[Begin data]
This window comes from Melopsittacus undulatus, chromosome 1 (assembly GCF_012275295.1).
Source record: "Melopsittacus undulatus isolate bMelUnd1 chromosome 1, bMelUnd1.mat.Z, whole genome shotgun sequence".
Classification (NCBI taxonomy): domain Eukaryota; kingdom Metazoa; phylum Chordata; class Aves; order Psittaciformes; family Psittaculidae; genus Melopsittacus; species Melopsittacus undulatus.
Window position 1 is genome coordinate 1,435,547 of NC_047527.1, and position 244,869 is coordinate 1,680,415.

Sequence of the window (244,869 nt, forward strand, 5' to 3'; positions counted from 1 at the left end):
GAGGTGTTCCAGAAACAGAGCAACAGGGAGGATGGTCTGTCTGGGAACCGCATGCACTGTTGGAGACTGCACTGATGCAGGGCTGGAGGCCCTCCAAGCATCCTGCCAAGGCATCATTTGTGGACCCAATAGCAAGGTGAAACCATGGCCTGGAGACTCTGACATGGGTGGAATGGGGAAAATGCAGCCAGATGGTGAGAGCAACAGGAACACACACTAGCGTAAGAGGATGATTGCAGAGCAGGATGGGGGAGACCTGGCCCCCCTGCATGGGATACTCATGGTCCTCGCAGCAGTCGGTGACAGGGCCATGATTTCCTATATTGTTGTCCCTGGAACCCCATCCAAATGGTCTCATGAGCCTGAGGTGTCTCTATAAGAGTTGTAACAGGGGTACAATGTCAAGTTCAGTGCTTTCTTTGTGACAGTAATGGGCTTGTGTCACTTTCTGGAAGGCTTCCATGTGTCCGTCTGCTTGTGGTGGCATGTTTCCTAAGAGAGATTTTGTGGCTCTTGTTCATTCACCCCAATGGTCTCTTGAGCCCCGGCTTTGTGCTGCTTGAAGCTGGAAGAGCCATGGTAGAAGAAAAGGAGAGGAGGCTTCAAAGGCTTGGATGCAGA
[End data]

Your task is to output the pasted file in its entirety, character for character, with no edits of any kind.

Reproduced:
This window comes from Melopsittacus undulatus, chromosome 1 (assembly GCF_012275295.1).
Source record: "Melopsittacus undulatus isolate bMelUnd1 chromosome 1, bMelUnd1.mat.Z, whole genome shotgun sequence".
Classification (NCBI taxonomy): domain Eukaryota; kingdom Metazoa; phylum Chordata; class Aves; order Psittaciformes; family Psittaculidae; genus Melopsittacus; species Melopsittacus undulatus.
Window position 1 is genome coordinate 1,435,547 of NC_047527.1, and position 244,869 is coordinate 1,680,415.

Sequence of the window (244,869 nt, forward strand, 5' to 3'; positions counted from 1 at the left end):
GAGGTGTTCCAGAAACAGAGCAACAGGGAGGATGGTCTGTCTGGGAACCGCATGCACTGTTGGAGACTGCACTGATGCAGGGCTGGAGGCCCTCCAAGCATCCTGCCAAGGCATCATTTGTGGACCCAATAGCAAGGTGAAACCATGGCCTGGAGACTCTGACATGGGTGGAATGGGGAAAATGCAGCCAGATGGTGAGAGCAACAGGAACACACACTAGCGTAAGAGGATGATTGCAGAGCAGGATGGGGGAGACCTGGCCCCCCTGCATGGGATACTCATGGTCCTCGCAGCAGTCGGTGACAGGGCCATGATTTCCTATATTGTTGTCCCTGGAACCCCATCCAAATGGTCTCATGAGCCTGAGGTGTCTCTATAAGAGTTGTAACAGGGGTACAATGTCAAGTTCAGTGCTTTCTTTGTGACAGTAATGGGCTTGTGTCACTTTCTGGAAGGCTTCCATGTGTCCGTCTGCTTGTGGTGGCATGTTTCCTAAGAGAGATTTTGTGGCTCTTGTTCATTCACCCCAATGGTCTCTTGAGCCCCGGCTTTGTGCTGCTTGAAGCTGGAAGAGCCATGGTAGAAGAAAAGGAGAGGAGGCTTCAAAGGCTTGGATGCAGA